In 2012, she was asked to fill in as an accompanist for a service at B’nai Jehudah. It went so well she was eventually asked to become the regular accompanist.
“But then we recognized she had all these other talents,” Nemitoff said. “She could play violin, ukulele, guitar. And she could sing.”
In early 2014, Dieker was asked to be the interim music director during the search for a full-time director. About a year later, that job was hers, even though she is not Jewish.
“Some people told me they didn’t think it was right,” she said of some initial reaction. “But I connect to a lot of it. Judaism is beautiful.”
For Nemitoff, what matters is how Dieker’s spirituality emanates through her music.
“It’s a gift that is rare and precious,” Nemitoff said. “Every one of us is walking down a spiritual path. Where her path will take her, we do not yet know, but she has clearly embraced our community. She is not clergy; she is a layperson who has brought remarkable spirituality and meaning to what we do.”
Her work at B’nai Jehudah has been praised widely among the congregation, including at a Yom Kippur morning service.
“We spent a year transforming it, which is probably our second-largest service — about 1,000 people were there — and Coleen was the key to making it all happen,” he said. “I’d never heard people respond to a service with this kind of praise: holy, awesome, inspiring, transformational, moving, the most meaningful experience.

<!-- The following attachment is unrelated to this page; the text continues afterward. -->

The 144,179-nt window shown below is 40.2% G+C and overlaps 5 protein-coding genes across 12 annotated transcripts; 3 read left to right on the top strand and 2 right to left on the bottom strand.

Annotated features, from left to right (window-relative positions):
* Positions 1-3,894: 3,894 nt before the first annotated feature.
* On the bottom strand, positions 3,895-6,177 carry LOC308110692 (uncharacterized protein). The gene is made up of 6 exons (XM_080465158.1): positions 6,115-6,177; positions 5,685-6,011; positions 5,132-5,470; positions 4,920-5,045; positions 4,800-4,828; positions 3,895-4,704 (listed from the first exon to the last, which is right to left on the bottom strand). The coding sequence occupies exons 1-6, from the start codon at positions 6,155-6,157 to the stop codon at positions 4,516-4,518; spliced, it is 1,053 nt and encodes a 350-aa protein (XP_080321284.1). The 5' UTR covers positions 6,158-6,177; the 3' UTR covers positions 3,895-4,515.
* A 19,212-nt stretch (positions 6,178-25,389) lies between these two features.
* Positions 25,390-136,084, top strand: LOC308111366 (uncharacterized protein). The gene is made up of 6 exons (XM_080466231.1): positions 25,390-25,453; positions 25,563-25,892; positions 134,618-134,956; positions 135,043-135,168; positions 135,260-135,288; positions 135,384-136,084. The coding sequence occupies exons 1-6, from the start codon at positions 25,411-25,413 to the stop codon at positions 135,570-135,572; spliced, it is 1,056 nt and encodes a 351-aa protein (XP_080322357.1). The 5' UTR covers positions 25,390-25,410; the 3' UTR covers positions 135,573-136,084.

“She is so talented, she can do anything she wants. We are very fortunate to have her.”
Dieker is involved in plenty of music outside the synagogue. She is regularly asked to perform on recordings by local and out-of-town musicians. She has also performed with touring artists who hire local musicians, as she did this summer for Josh Groban at Starlight Theatre.
And she has become a go-to collaborator in the Kansas City music community. She is good friends with singer/songwriter Jessica Paige.
“One of the best things about playing music with Coleen is how present she is in the music,” Paige said. “You experience a completely genuine, original, never-to-be-repeated music experience.”
Dieker has been bringing the same kind of spirit to the Kansas City Jazz Orchestra, said Clint Ashlock, its artistic director.
“Coleen’s ability to emotionally connect to both the music and the audience with extreme passion is one of her many great qualities,” he said. “She is not afraid to assert her personality, which is difficult to do consistently when you play in such a wide variety of musical settings like she does.
“She’s really one of the most brilliant individual musicians in our scene.”
For Dieker, the love of performing and collaborating with other creative people is what drives her. It also continues the education she started at Berklee.
“I’m not the kind of artist who always has this thing I need to create and give to the world,” she said. “I love connecting with other artists, which is why I play with so many people.
“I’m still a student. Whenever I get invited to play something that scares the hell out of me, I do it. And I learn.”